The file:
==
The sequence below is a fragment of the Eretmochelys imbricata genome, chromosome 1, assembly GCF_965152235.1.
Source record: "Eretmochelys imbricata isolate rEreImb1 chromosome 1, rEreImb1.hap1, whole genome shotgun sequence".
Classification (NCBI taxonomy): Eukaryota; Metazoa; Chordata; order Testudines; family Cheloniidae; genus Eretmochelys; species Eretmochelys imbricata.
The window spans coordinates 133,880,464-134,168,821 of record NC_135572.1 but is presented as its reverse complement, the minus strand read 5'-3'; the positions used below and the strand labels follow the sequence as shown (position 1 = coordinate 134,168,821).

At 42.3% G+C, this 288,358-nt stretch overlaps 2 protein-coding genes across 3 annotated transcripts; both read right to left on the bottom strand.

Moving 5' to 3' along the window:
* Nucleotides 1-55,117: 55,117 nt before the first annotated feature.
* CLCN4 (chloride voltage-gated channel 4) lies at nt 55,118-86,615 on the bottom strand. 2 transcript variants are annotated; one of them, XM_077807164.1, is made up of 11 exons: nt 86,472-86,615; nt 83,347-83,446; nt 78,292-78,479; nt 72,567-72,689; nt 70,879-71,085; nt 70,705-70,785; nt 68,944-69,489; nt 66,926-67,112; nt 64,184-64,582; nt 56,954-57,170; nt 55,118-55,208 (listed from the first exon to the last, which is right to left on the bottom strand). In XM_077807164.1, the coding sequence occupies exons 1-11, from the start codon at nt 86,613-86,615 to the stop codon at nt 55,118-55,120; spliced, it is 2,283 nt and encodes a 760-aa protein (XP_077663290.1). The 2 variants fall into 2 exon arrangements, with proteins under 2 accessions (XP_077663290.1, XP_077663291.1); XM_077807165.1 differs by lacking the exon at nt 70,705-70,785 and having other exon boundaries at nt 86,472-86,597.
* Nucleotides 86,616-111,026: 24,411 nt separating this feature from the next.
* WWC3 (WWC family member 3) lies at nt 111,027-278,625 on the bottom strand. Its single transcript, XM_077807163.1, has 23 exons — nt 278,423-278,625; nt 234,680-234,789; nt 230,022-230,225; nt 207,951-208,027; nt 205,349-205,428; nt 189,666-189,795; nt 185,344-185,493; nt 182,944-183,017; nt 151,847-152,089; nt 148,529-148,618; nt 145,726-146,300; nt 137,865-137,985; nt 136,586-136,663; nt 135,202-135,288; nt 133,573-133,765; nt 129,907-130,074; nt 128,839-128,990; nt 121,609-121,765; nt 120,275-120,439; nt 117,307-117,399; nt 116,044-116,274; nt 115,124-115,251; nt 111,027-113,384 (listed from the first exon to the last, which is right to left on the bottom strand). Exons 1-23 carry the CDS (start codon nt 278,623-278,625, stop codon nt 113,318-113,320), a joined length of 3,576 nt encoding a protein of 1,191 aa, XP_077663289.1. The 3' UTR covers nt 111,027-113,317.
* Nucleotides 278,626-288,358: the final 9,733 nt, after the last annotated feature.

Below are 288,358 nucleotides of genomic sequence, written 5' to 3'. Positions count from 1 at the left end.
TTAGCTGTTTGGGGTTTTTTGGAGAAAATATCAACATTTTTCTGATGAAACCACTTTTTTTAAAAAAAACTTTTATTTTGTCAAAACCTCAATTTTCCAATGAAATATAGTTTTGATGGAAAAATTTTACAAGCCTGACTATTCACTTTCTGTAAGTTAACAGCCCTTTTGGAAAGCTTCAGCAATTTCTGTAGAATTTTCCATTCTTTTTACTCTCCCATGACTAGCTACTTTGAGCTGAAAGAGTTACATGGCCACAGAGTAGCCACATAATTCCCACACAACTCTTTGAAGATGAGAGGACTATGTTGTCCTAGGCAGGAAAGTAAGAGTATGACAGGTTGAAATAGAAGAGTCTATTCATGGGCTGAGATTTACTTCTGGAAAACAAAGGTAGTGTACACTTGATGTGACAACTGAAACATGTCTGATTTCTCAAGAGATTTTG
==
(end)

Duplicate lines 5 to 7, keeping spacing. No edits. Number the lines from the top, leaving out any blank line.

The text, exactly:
At 42.3% G+C, this 288,358-nt stretch overlaps 2 protein-coding genes across 3 annotated transcripts; both read right to left on the bottom strand.

Moving 5' to 3' along the window:
* Nucleotides 1-55,117: 55,117 nt before the first annotated feature.